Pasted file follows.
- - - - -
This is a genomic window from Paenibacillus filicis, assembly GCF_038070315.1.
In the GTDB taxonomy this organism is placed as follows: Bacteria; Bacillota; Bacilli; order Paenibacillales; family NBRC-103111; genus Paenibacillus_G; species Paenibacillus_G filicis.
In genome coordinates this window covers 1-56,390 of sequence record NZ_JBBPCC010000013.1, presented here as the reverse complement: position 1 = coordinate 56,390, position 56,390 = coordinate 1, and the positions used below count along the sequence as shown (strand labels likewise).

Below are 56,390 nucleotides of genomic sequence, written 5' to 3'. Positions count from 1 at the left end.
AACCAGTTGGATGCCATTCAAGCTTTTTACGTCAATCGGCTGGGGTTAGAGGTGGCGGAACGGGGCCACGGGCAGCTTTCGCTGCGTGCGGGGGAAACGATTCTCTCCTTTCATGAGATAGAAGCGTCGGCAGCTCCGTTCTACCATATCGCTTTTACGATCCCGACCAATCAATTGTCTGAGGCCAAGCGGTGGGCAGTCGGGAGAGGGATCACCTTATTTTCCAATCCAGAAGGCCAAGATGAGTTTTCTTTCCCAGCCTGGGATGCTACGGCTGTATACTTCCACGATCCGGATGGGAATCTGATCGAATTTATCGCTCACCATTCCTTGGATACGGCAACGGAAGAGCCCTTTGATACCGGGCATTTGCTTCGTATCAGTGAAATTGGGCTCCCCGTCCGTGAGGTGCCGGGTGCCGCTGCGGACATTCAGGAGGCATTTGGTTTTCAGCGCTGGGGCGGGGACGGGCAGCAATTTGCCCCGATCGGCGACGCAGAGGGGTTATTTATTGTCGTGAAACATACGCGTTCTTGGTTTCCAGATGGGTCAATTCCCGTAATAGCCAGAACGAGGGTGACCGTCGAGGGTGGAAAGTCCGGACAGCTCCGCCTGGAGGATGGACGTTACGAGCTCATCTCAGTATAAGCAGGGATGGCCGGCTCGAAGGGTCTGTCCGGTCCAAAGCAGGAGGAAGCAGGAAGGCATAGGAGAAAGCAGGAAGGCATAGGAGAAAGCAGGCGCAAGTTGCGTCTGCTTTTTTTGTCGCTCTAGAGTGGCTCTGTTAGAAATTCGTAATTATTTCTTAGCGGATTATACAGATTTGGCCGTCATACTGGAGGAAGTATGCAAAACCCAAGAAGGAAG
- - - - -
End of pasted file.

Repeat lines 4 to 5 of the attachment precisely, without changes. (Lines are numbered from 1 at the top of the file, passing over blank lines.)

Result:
Below are 56,390 nucleotides of genomic sequence, written 5' to 3'. Positions count from 1 at the left end.
AACCAGTTGGATGCCATTCAAGCTTTTTACGTCAATCGGCTGGGGTTAGAGGTGGCGGAACGGGGCCACGGGCAGCTTTCGCTGCGTGCGGGGGAAACGATTCTCTCCTTTCATGAGATAGAAGCGTCGGCAGCTCCGTTCTACCATATCGCTTTTACGATCCCGACCAATCAATTGTCTGAGGCCAAGCGGTGGGCAGTCGGGAGAGGGATCACCTTATTTTCCAATCCAGAAGGCCAAGATGAGTTTTCTTTCCCAGCCTGGGATGCTACGGCTGTATACTTCCACGATCCGGATGGGAATCTGATCGAATTTATCGCTCACCATTCCTTGGATACGGCAACGGAAGAGCCCTTTGATACCGGGCATTTGCTTCGTATCAGTGAAATTGGGCTCCCCGTCCGTGAGGTGCCGGGTGCCGCTGCGGACATTCAGGAGGCATTTGGTTTTCAGCGCTGGGGCGGGGACGGGCAGCAATTTGCCCCGATCGGCGACGCAGAGGGGTTATTTATTGTCGTGAAACATACGCGTTCTTGGTTTCCAGATGGGTCAATTCCCGTAATAGCCAGAACGAGGGTGACCGTCGAGGGTGGAAAGTCCGGACAGCTCCGCCTGGAGGATGGACGTTACGAGCTCATCTCAGTATAAGCAGGGATGGCCGGCTCGAAGGGTCTGTCCGGTCCAAAGCAGGAGGAAGCAGGAAGGCATAGGAGAAAGCAGGAAGGCATAGGAGAAAGCAGGCGCAAGTTGCGTCTGCTTTTTTTGTCGCTCTAGAGTGGCTCTGTTAGAAATTCGTAATTATTTCTTAGCGGATTATACAGATTTGGCCGTCATACTGGAGGAAGTATGCAAAACCCAAGAAGGAAG